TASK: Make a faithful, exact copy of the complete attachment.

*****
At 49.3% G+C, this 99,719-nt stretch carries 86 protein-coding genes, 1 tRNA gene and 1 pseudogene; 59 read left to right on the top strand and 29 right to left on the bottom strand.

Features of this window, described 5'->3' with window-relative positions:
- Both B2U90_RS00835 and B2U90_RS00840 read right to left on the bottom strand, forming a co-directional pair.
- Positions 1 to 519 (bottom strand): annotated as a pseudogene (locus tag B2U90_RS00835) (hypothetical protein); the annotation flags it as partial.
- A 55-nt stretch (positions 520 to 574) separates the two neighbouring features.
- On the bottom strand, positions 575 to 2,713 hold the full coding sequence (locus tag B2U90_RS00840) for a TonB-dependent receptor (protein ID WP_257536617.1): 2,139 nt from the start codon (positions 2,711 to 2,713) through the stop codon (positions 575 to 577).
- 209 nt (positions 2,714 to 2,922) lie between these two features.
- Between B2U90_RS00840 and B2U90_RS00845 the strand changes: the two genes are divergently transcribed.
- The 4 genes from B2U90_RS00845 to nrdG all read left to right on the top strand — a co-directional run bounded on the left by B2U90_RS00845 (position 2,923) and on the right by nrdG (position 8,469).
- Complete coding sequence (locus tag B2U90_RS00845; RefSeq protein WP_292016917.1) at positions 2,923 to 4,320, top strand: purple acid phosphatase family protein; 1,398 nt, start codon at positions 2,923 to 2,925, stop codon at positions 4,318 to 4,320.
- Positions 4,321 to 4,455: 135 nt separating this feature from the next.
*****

At 49.3% G+C, this 99,719-nt stretch carries 86 protein-coding genes, 1 tRNA gene and 1 pseudogene; 59 read left to right on the top strand and 29 right to left on the bottom strand.

Features of this window, described 5'->3' with window-relative positions:
- Both B2U90_RS00835 and B2U90_RS00840 read right to left on the bottom strand, forming a co-directional pair.
- Positions 1 to 519 (bottom strand): annotated as a pseudogene (locus tag B2U90_RS00835) (hypothetical protein); the annotation flags it as partial.
- A 55-nt stretch (positions 520 to 574) separates the two neighbouring features.
- On the bottom strand, positions 575 to 2,713 hold the full coding sequence (locus tag B2U90_RS00840) for a TonB-dependent receptor (protein ID WP_257536617.1): 2,139 nt from the start codon (positions 2,711 to 2,713) through the stop codon (positions 575 to 577).
- 209 nt (positions 2,714 to 2,922) lie between these two features.
- Between B2U90_RS00840 and B2U90_RS00845 the strand changes: the two genes are divergently transcribed.
- The 4 genes from B2U90_RS00845 to nrdG all read left to right on the top strand — a co-directional run bounded on the left by B2U90_RS00845 (position 2,923) and on the right by nrdG (position 8,469).
- Complete coding sequence (locus tag B2U90_RS00845; RefSeq protein WP_292016917.1) at positions 2,923 to 4,320, top strand: purple acid phosphatase family protein; 1,398 nt, start codon at positions 2,923 to 2,925, stop codon at positions 4,318 to 4,320.
- Positions 4,321 to 4,455: 135 nt separating this feature from the next.